The vision of the settlers and first inhabitants on the landscape and nature of our special province has not been recorded before. Reason enough for Landschapsbeheer Flevoland to turn this into a special volunteer project.


One of the results of this Oral History project is the publication of a book with interview fragments. What did the reclaimed seabed look like? What was the first thing to grow? When and how did animals come to the new land? What is it like to farm on newly drained seabed and what did the young landscape look like? 


As a resident of The Hague, you are part of the city’s history. That is why the Historical Museum of The Hague tells the story of the city together with you. Not only our collection of paintings and objects are important in this respect, but everyday objects also play a part. Think for instance of a pin of your walking club in The Hague or an old cash book of your grandfather’s hat shop. It is important that the objects tell a story about The Hague.

Flevoland’ memory

Flevolands Memory is full of fascinating stories about the youngest province in the Netherlands.

On the website Flevolandsgeheugen.nl you can read personal stories about the Zuiderzee, the reclamation and life on the new land.
But also about the first stores or the first Sinterklaas parade in the young cities of Almere and Lelystad and the time when Urk was still an island.

Official opening of the road Emmeloord - Urk. First cars on their way to Urk, 1948 (photo by J.U. Potuyt, collection Management of the Wieringermeer).

Storia de nhas Pais

Podcast about the oral history project Storia de nhas Pais (‘The land of my parents’) initiated by Stichting Rotterdam Vertelt (SRV) and the study of the project by Leiden researchers from Night Spaces: Culture, Migration and Integration in Europe (NITE).




Project leader

Davidson Rodrigues








In 2014, young Cape Verdean Rotterdammers conducted interviews with Cape Verdeans who had arrived in the city between 1955 and 1975 and had built an existence there.

In 2021, Maxime Schut, a student of International Studies at Leiden University, studied six interviews from 2014. She also interviewed seven Cape Verdean interviewers on why it was important for them to participate in the project. Thus, a collection of interviews was formed on image and sound, transcribed and sometimes translated.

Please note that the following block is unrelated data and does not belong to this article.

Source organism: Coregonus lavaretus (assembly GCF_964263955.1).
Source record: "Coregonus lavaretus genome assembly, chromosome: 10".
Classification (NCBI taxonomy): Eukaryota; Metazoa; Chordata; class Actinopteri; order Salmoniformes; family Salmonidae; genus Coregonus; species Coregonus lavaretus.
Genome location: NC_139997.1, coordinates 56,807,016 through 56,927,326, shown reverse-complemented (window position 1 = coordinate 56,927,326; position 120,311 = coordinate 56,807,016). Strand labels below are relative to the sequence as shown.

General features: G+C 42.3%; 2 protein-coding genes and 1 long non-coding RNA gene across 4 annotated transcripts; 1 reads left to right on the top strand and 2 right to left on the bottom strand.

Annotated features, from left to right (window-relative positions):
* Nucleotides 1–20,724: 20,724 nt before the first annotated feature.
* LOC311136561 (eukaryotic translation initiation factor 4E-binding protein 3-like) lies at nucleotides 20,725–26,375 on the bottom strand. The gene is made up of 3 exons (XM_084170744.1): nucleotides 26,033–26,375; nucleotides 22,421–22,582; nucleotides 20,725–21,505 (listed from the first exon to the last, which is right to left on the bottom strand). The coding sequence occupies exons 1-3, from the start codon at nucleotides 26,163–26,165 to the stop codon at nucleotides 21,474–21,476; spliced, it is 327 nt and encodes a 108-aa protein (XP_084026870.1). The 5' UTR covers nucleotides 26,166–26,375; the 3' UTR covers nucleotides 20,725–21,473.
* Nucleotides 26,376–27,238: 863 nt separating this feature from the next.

With the podcast, attention is drawn to this collection and to the history of Cape Verdeans in Rotterdam, but also to the importance of preserving these kinds of stories for future generations.


010nu – First generation Cape Verdeans tell story to Rotterdam Vertelt

Voices of a new era

From September 2021, a new era will begin! In the SRV-Wagen you will make a journey through time from the reconstruction period to the future and back again to the present.


Eleven municipalities in the Achterhoek have joined forces for a joint project that will draw attention to the region’s exceptional heritage from the reconstruction period.


It will be a project in which the stories and the spirit of the times are central, but where a bridge is also built to the challenges of today. Social support, quality of life and participation, and of course sustainability and energy transition are the starting points.



Witnesses & Contemporaries

This project is being carried out by: Fridus Steijlen, Eveline Buchheim and Stephanie Welvaart.

getuigen en tijdgenoten

Within the research programme Independence, decolonisation, violence and war in Indonesia, 1945-1950, the project Witnesses & Contemporaries focuses on collecting the experiences of those involved in the Netherlands, Indonesia and other countries. The Witnesses & Contemporaries project wants to build a bridge between the people who experienced the period between 1945 and 1950 in Indonesia and the researchers.